Lorie and Saige, thanks for your visit! It was fun to show you EcoMinga’s reserves!

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Myself, Saige, and Lorie at the Pailon Del Diablo waterfall just below EcoMinga’s Naturetrek Reserve. Photo: unknown stranger.

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Approach to Quito’s airport. Photo: Saige Jost.

Lou Jost, Fundacion EcoMinga.

Bear update and puma problems too

Camera trap video of a Spectacled Bear eating a bull carcass near El Placer, Ecuador, next to our Machay and Naturetrek Reserves.  The bear first sniffs the camera, then eats. Video set up by Juan Pablo Reyes and Santiago Recalde, EcoMinga.

It has been a while since we’ve posted here. Readers might imagine that this means there is not much news to report, but in fact the opposite is true. We have been so busy, with so much going on, that we have not had time to sit back and write about what we are doing. I have just returned from Taiwan to give a talk about the mathematics of biodiversity and to work on the textbook that Anne Chao and I are writing. I finally have a bit of time to sit and write, and that is what I will try to do for the next few days…

Before I write posts on some of the new things, I’ll finish the bear story that I had left hanging in my last posts (here and here).

As regular readers may recall, one or more Spectacled Bears near our Cerro Candelaria, Naturetrek, and Machay reserves had been eating the crops of the local people and apparently killing a few of their cattle. We brought in a bear expert, Andres Laguna, to talk to the local people and take appropriate action. A bull had just recently died (possibly killed by the bear) and this gave us the chance to film and trap the bear.

We succeeded in the filming the bear visiting the carcass during the day (above) and also at night (below).

Spectacled Bear at night munching on rotten bull meat near El Placer. Video set up by Juan Pablo Reyes and Santiago Recalde, EcoMinga.

This was our chance to trap the bear. Unfortunately Andres was not able to return to our area in time, in spite of our promises to the community. We don’t have enough experience to trap the bear ourselves, so in the end we missed the opportunity to do something about it. Fortunately we have not received any new reports of dead cattle, but bears are still eating our neighbors’ corn.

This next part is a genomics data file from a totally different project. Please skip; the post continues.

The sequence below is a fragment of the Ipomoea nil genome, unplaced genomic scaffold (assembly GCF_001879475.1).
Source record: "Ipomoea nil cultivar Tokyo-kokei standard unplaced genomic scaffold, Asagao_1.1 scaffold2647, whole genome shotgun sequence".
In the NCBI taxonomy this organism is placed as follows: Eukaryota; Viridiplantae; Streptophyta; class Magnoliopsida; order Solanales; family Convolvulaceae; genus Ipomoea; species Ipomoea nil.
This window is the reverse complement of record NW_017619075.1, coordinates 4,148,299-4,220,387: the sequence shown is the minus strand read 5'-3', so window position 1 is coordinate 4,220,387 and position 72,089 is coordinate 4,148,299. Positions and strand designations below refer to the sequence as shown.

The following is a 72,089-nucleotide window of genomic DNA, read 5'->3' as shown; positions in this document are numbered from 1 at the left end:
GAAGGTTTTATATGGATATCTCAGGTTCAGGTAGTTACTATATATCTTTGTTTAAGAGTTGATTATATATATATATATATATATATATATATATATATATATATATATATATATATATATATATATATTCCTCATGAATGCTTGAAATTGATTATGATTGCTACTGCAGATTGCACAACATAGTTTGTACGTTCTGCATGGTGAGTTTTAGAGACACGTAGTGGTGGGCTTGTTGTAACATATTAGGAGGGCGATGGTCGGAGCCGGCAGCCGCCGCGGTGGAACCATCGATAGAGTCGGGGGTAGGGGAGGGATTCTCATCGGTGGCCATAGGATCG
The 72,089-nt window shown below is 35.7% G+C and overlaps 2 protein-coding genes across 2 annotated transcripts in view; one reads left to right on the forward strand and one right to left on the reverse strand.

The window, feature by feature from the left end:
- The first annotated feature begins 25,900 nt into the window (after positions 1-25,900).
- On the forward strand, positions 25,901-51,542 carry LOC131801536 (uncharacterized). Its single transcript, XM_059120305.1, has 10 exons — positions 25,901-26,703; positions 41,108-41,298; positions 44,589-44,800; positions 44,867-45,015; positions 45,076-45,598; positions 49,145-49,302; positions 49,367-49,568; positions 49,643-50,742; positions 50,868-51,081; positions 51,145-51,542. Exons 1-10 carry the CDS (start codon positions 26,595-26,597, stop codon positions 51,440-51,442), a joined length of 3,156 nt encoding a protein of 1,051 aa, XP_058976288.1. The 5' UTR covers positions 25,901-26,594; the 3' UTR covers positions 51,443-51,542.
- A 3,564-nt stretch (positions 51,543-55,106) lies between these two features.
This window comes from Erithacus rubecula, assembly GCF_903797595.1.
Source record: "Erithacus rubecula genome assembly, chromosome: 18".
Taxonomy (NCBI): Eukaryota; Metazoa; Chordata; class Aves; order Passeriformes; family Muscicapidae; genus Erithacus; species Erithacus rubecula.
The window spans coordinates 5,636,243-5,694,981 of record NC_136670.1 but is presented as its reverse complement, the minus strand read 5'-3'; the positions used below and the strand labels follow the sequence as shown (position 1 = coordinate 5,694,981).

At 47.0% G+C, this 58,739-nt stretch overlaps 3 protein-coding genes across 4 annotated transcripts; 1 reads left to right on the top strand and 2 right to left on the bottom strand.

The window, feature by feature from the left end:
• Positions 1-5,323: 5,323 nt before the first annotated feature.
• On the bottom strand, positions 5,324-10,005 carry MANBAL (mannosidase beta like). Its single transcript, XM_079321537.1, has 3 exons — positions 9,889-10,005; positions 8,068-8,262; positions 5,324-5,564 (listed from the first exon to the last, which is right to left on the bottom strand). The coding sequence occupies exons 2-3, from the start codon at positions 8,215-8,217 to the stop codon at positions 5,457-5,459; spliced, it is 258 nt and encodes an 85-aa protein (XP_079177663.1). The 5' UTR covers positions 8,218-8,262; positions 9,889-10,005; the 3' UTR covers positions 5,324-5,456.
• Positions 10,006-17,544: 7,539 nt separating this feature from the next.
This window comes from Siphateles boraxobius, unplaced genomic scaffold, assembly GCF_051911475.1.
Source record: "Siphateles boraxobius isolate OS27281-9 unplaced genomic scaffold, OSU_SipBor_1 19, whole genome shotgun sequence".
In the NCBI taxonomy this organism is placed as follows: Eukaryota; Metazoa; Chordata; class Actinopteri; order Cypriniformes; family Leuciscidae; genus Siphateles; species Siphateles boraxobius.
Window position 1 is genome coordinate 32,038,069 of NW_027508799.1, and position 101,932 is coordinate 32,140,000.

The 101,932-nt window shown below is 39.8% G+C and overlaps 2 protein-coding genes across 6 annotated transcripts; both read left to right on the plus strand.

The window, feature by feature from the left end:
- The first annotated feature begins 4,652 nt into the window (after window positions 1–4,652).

Now the same people who are losing their cattle and corn to bears are starting to lose their chickens to puma. Two puma have been spotted with some regularity in the area, and recently puma tracks were found very close to homes.

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A puma caught by a camera trap in our reserve near El Placer. Credit: Karima Lopez.

Our conservation successes are negatively affecting the local people, and if this continues, they will certainly take matters into their own hands and kill the offending animals….I am not sure what the solutions are. One obvious thing we can do is pay compensation for confirmed losses. We are also trying to involve the community with the reserve, to make them proud of it and to find ways that they can benefit economically from it. Then they may be able to overlook the  lost corn and chickens, though cattle are so valuable that no one can accept losing them.

Lou Jost/EcoMinga Foundation

 

 

 

 

Spectacled Bear sightings Part 2

Yesterday I posted a Spectacled Bear video taken by one of our rangers near his home town of El Placer, close to our Naturetrek Reserve. Today I received more videos of the same sighting, taken from the village schoolhouse. All the kids got to see the bear! You can hear their excitement in the background.

And the video from yesterday, taken by the people who appear in the last few seconds of the above video:

 

These bears are damaging the people’s crops, but perhaps we can turn this problem into an advantage for the village. If the bears came often enough, it may be possible for the village to earn some money from tourism. Perhaps the village could actually plant crops for the bears. The challenge will be to find an equitable way to ensure that enough tourism money goes to the farmers who do that.

Lou Jost, EcoMinga Foundation